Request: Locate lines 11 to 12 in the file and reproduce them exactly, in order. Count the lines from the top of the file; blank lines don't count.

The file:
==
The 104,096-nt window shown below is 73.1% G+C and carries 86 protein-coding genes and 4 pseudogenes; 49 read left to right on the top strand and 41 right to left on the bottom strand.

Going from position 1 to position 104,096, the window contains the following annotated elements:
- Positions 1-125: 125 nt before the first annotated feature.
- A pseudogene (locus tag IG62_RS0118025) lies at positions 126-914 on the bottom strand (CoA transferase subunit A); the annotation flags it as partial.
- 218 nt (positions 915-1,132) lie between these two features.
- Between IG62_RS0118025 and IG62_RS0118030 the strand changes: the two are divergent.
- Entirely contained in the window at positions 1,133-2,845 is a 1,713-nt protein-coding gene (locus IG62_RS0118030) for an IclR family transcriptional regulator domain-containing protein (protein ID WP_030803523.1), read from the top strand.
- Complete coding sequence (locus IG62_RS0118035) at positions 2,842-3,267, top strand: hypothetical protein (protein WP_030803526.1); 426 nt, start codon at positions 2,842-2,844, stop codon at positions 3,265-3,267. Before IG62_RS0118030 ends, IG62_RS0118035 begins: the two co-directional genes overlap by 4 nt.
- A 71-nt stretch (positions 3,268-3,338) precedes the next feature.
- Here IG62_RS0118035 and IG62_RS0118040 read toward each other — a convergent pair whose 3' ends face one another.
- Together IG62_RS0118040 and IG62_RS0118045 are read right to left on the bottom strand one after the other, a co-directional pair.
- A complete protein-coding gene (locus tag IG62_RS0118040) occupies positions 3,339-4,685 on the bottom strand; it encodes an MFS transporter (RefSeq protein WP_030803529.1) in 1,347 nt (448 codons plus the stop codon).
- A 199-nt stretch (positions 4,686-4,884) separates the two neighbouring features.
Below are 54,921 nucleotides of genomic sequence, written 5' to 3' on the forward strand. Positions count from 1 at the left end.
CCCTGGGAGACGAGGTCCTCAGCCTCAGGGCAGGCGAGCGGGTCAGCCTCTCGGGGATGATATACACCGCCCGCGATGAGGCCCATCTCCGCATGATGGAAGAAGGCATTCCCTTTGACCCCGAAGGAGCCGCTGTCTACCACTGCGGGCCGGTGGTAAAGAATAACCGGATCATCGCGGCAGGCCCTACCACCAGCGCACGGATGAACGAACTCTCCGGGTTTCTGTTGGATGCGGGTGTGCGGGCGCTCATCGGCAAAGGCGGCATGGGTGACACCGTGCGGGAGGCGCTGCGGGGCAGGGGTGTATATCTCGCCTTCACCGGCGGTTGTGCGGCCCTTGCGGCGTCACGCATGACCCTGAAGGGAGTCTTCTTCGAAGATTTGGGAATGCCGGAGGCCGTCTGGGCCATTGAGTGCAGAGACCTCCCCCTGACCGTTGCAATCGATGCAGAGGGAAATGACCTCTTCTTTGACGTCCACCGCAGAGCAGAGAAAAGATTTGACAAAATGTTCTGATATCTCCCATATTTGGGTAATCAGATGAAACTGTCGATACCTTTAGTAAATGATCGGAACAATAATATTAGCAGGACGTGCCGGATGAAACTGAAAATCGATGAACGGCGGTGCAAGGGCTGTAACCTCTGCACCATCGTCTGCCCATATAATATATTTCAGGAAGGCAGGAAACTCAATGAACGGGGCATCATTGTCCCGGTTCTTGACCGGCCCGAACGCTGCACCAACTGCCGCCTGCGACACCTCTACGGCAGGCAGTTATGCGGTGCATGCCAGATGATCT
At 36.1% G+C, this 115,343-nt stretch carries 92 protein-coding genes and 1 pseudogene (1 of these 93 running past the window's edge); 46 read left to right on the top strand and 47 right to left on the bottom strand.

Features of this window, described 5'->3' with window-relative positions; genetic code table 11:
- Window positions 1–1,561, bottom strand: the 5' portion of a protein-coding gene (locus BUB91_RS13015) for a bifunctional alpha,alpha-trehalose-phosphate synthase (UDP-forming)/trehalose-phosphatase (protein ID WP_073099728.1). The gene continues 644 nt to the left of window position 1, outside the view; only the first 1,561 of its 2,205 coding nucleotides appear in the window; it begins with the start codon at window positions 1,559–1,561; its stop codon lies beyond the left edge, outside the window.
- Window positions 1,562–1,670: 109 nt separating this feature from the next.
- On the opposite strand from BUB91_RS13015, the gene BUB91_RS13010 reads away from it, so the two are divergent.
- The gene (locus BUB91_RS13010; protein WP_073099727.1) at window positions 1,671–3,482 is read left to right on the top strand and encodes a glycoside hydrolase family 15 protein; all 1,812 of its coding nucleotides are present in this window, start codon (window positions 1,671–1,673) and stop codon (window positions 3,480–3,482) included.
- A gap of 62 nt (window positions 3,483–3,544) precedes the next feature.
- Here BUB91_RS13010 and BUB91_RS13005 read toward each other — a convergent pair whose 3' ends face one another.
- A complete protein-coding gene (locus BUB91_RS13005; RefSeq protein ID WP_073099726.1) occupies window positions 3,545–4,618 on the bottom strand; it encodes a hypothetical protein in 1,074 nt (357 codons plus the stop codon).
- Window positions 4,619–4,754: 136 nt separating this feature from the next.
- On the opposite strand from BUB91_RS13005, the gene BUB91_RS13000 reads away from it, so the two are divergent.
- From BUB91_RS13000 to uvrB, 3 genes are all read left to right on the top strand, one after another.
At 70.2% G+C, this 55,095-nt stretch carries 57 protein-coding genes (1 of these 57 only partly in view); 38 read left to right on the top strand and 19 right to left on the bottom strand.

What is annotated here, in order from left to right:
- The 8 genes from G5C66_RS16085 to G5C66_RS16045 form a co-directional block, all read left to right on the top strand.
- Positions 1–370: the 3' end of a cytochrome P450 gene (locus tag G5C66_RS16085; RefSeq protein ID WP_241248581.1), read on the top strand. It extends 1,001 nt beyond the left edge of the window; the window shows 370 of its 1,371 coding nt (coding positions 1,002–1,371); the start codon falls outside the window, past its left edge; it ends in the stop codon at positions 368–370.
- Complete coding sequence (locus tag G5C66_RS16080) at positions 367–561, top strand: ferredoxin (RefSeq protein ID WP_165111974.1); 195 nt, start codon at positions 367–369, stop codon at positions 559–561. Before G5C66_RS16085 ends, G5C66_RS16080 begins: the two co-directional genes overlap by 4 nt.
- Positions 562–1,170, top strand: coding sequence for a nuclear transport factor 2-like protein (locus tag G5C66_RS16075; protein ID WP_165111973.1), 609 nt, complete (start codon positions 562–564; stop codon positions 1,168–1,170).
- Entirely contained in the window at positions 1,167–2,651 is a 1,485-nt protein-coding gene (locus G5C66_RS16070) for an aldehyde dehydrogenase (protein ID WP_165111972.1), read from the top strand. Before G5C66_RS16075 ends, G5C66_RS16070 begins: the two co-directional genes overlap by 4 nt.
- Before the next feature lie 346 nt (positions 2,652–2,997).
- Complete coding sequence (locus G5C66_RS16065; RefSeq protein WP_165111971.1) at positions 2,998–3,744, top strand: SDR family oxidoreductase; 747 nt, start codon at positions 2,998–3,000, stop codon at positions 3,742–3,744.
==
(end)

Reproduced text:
- Together IG62_RS0118040 and IG62_RS0118045 are read right to left on the bottom strand one after the other, a co-directional pair.
- A complete protein-coding gene (locus tag IG62_RS0118040) occupies positions 3,339-4,685 on the bottom strand; it encodes an MFS transporter (RefSeq protein WP_030803529.1) in 1,347 nt (448 codons plus the stop codon).